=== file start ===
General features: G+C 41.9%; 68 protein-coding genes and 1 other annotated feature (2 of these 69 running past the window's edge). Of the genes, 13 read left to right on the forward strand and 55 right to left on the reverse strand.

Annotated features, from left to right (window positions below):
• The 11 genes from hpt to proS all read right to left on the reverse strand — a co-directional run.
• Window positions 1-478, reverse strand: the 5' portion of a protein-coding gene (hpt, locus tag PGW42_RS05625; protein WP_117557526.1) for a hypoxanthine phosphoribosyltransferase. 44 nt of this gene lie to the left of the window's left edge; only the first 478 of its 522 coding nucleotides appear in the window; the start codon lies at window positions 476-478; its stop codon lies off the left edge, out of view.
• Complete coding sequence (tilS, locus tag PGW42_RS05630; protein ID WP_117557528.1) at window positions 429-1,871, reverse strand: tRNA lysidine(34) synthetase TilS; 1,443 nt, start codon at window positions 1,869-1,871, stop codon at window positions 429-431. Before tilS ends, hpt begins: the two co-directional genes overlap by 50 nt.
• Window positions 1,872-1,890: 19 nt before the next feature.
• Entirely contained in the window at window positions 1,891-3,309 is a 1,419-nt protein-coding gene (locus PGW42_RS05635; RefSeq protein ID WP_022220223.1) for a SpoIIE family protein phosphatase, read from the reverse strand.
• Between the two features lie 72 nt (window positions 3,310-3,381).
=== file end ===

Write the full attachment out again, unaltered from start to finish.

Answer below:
General features: G+C 41.9%; 68 protein-coding genes and 1 other annotated feature (2 of these 69 running past the window's edge). Of the genes, 13 read left to right on the forward strand and 55 right to left on the reverse strand.

Annotated features, from left to right (window positions below):
• The 11 genes from hpt to proS all read right to left on the reverse strand — a co-directional run.
• Window positions 1-478, reverse strand: the 5' portion of a protein-coding gene (hpt, locus tag PGW42_RS05625; protein WP_117557526.1) for a hypoxanthine phosphoribosyltransferase. 44 nt of this gene lie to the left of the window's left edge; only the first 478 of its 522 coding nucleotides appear in the window; the start codon lies at window positions 476-478; its stop codon lies off the left edge, out of view.
• Complete coding sequence (tilS, locus tag PGW42_RS05630; protein ID WP_117557528.1) at window positions 429-1,871, reverse strand: tRNA lysidine(34) synthetase TilS; 1,443 nt, start codon at window positions 1,869-1,871, stop codon at window positions 429-431. Before tilS ends, hpt begins: the two co-directional genes overlap by 50 nt.
• Window positions 1,872-1,890: 19 nt before the next feature.
• Entirely contained in the window at window positions 1,891-3,309 is a 1,419-nt protein-coding gene (locus PGW42_RS05635; RefSeq protein ID WP_022220223.1) for a SpoIIE family protein phosphatase, read from the reverse strand.
• Between the two features lie 72 nt (window positions 3,310-3,381).